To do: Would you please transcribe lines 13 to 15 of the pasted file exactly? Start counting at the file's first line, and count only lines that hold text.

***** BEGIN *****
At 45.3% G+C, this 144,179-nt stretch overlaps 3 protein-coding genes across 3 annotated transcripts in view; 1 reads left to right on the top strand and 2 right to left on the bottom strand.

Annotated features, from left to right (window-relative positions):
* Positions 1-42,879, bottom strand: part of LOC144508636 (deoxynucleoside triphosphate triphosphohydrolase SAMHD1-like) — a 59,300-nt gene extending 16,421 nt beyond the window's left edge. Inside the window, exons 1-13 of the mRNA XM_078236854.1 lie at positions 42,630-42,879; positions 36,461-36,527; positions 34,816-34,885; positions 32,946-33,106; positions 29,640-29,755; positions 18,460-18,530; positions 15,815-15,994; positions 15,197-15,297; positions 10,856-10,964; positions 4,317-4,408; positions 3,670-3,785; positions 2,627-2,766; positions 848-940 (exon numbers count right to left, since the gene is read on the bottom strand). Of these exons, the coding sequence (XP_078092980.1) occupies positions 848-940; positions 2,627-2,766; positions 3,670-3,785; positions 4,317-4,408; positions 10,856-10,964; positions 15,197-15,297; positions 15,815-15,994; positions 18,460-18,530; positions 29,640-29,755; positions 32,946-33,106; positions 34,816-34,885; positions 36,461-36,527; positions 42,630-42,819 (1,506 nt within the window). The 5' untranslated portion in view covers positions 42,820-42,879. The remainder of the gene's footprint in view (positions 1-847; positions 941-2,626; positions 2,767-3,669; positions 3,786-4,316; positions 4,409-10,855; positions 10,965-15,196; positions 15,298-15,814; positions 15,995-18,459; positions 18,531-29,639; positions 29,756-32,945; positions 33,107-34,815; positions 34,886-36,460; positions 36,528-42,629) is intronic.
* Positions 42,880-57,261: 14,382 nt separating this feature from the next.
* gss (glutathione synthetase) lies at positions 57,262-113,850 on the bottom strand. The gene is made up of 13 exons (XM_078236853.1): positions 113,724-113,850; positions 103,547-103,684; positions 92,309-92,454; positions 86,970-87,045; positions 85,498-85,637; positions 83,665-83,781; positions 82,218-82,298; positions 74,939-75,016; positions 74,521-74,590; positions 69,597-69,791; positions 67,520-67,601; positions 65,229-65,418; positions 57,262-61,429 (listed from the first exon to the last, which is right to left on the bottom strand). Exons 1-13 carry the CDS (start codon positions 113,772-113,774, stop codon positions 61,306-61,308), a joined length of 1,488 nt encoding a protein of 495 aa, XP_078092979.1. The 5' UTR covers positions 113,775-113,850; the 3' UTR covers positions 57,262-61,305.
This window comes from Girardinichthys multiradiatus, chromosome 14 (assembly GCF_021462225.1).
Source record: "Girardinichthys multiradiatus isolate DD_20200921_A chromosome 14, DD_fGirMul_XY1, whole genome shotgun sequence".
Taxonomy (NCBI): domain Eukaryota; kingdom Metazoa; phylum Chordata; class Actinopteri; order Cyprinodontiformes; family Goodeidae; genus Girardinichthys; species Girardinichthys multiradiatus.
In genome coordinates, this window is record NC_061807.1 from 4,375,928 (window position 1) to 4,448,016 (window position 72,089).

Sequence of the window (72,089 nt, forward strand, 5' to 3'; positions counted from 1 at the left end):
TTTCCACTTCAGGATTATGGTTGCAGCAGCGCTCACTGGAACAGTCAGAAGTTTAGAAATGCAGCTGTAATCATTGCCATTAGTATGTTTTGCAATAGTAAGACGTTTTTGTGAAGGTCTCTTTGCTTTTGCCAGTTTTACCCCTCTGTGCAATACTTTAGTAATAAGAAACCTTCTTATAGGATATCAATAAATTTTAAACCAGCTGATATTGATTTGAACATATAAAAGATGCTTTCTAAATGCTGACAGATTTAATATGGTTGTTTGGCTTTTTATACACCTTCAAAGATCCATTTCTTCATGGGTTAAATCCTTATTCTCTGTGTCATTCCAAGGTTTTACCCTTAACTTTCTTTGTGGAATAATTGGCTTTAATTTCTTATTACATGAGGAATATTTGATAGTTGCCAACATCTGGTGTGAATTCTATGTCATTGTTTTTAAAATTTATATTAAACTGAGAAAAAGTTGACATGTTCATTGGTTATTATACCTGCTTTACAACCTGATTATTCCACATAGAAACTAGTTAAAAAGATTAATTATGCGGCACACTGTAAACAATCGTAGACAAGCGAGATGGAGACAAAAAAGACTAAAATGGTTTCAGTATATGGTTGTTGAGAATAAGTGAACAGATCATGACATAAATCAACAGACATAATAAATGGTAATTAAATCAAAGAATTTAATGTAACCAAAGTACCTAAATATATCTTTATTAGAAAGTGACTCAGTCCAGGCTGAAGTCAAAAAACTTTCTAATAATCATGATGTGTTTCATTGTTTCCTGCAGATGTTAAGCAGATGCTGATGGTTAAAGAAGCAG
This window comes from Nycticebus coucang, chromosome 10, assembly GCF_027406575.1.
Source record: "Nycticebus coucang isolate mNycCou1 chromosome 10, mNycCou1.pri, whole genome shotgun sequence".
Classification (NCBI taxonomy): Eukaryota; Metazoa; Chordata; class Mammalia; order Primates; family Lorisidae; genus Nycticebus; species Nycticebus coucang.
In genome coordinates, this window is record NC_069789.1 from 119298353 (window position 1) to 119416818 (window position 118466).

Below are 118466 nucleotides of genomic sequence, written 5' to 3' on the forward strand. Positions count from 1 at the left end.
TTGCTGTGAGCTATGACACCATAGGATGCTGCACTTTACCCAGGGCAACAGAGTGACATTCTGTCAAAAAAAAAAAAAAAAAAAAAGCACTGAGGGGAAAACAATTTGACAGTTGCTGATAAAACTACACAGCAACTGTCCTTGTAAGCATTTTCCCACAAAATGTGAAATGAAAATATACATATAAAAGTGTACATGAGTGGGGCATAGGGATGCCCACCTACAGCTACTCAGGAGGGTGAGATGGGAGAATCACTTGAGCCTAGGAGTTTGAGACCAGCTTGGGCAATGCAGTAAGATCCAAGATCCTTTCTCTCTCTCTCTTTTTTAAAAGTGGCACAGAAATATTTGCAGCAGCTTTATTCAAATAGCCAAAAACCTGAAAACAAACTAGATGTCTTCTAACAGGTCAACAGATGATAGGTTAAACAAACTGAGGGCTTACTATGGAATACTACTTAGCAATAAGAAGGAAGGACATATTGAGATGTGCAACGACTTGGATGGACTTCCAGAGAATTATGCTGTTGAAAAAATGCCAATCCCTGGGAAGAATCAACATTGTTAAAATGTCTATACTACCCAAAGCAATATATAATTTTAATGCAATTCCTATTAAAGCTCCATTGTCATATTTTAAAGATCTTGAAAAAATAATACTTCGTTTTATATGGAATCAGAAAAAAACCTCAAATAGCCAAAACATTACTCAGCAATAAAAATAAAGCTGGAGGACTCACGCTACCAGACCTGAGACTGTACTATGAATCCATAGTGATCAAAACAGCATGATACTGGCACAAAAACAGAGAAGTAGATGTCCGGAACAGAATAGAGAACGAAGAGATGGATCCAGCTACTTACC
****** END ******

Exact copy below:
Source record: "Nycticebus coucang isolate mNycCou1 chromosome 10, mNycCou1.pri, whole genome shotgun sequence".
Classification (NCBI taxonomy): Eukaryota; Metazoa; Chordata; class Mammalia; order Primates; family Lorisidae; genus Nycticebus; species Nycticebus coucang.
In genome coordinates, this window is record NC_069789.1 from 119298353 (window position 1) to 119416818 (window position 118466).